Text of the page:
Wolves may kill and eat red foxes in disputes over carcasses.[114][115] In areas in North America where red fox and coyote populations are sympatric, fox ranges tend to be located outside coyote territories. The principal cause of this separation is believed to be active avoidance of coyotes by the foxes. Interactions between the two species vary in nature, ranging from active antagonism to indifference. The majority of aggressive encounters are initiated by coyotes, and there are few reports of red foxes acting aggressively toward coyotes except when attacked or when their kits were approached. Foxes and coyotes have sometimes been seen feeding together.[116] In Israel, red foxes share their habitat with golden jackals. Where their ranges meet, the two canids compete due to near identical diets. Foxes ignore jackal scents or tracks in their territories, and avoid close physical proximity with jackals themselves. In areas where jackals become very abundant, the population of foxes decreases significantly, apparently because of competitive exclusion.[117]

Red foxes dominate raccoon dogs, sometimes killing their kits or biting adults to death. Cases are known of foxes killing raccoon dogs entering their dens. Both species compete for mouse-like prey. This competition reaches a peak during early spring, when food is scarce. In Tartaria, red fox predation accounted for 11.1% of deaths among 54 raccoon dogs, and amounted to 14.3% of 186 raccoon dog deaths in north-western Russia.[118]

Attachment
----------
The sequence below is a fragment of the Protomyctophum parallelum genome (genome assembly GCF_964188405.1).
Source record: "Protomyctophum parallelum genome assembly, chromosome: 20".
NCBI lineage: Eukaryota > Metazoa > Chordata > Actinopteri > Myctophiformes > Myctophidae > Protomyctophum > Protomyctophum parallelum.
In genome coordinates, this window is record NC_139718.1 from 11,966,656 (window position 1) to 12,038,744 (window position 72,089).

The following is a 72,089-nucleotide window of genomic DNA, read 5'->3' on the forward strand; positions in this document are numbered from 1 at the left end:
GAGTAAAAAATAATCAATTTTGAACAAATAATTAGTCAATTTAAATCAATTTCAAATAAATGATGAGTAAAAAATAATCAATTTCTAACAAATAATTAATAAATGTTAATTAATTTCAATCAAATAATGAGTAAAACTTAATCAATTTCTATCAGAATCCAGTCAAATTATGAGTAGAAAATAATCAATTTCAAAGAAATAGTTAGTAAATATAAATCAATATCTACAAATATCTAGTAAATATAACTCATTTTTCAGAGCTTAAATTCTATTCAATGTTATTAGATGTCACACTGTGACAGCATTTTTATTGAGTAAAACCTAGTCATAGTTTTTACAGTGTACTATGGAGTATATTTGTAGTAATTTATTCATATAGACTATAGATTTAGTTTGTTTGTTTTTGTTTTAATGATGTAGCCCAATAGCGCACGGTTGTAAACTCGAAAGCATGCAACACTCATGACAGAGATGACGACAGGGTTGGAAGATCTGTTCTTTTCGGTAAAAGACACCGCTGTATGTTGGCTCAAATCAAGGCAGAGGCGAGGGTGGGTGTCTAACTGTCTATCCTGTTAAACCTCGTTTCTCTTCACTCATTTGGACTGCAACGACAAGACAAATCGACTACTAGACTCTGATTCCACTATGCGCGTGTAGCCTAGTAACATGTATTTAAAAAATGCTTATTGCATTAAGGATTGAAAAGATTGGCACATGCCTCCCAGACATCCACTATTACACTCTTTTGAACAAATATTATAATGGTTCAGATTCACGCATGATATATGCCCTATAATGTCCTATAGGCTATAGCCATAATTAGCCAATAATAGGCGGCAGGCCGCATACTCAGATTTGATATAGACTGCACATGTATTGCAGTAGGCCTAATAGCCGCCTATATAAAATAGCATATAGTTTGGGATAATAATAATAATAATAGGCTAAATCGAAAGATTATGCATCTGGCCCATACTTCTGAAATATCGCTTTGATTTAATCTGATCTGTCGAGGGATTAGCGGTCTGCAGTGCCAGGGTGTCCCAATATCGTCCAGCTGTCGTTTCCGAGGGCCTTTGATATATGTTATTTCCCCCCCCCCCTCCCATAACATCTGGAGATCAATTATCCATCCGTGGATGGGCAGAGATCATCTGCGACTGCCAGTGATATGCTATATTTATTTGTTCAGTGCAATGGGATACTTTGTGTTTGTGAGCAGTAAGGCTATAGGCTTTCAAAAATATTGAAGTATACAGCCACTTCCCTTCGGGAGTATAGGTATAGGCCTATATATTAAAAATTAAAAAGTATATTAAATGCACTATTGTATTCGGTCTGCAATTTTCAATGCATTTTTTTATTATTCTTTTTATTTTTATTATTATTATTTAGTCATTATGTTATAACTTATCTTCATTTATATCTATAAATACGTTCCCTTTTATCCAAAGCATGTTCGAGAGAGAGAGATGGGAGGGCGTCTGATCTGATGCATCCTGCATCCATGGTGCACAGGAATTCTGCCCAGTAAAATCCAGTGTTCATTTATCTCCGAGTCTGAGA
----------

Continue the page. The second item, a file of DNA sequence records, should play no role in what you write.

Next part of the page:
Red foxes may kill small mustelids like weasels,[113] stone martens,[119] pine martens, stoats, kolonoks, polecats and young sables. Eurasian badgers may live alongside red foxes in isolated sections of large burrows.[98] It is possible that the two species tolerate each other out of commensalism; foxes provide badgers with food scraps, while badgers maintain the shared burrow's cleanliness.[99] However, cases are known of badgers driving vixens from their dens and destroying their litters without eating them. Wolverines may kill red foxes, often while the latter are sleeping or near carrion. Foxes in turn may kill unattended young wolverines.[98]

Red foxes may compete with striped hyenas on large carcasses. Red foxes may give way to hyenas on unopened carcasses, as the latter's stronger jaws can easily tear open flesh that is too tough for foxes. Foxes may harass hyenas, using their smaller size and greater speed to avoid the hyena's attacks. Sometimes, foxes seem to deliberately torment hyenas even when there is no food at stake. Some foxes may mistime their attacks, and are killed.[120] Fox remains are often found in hyena dens, and hyenas may steal foxes from traps.[121]

In Eurasia, red foxes may be preyed upon by leopards, caracals and Eurasian lynxes. The lynxes chase red foxes into deep snow, where their longer legs and larger paws give them an advantage over foxes, especially when the depth of the snow exceeds one metre.[122] In the Velikoluki district in Russia, red foxes are absent or are seen only occasionally where lynxes establish permanent territories.[122] Researchers consider lynxes to represent considerably less danger to red foxes than wolves do.[123] North American felid predators of red foxes include cougars, Canadian lynxes and bobcats.[56] Occasionally, large raptors such as Eurasian eagle owls will prey on young foxes,[124] while golden eagles have been known to kill adults.[125]